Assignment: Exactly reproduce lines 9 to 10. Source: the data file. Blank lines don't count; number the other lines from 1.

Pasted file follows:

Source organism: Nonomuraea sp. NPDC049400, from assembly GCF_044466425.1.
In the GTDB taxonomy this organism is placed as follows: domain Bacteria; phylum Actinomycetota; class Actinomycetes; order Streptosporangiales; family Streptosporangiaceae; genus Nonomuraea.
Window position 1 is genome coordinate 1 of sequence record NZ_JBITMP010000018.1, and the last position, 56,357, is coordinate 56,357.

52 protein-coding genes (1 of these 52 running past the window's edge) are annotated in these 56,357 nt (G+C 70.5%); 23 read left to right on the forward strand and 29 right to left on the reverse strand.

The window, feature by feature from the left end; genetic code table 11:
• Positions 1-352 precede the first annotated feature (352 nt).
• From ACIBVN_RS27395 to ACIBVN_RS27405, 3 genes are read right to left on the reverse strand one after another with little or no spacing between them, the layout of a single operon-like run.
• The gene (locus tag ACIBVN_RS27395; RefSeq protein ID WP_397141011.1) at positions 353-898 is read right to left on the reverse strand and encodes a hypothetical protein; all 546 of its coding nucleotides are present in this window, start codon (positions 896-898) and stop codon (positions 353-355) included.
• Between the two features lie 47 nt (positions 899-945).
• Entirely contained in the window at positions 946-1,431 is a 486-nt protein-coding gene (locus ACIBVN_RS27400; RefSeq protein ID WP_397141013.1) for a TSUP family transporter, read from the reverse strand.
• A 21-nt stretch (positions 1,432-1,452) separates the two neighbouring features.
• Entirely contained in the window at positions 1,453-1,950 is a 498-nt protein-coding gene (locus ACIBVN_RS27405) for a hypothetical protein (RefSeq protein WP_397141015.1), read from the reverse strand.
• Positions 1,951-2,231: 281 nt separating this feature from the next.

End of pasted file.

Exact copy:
• Between the two features lie 47 nt (positions 899-945).
• Entirely contained in the window at positions 946-1,431 is a 486-nt protein-coding gene (locus ACIBVN_RS27400; RefSeq protein ID WP_397141013.1) for a TSUP family transporter, read from the reverse strand.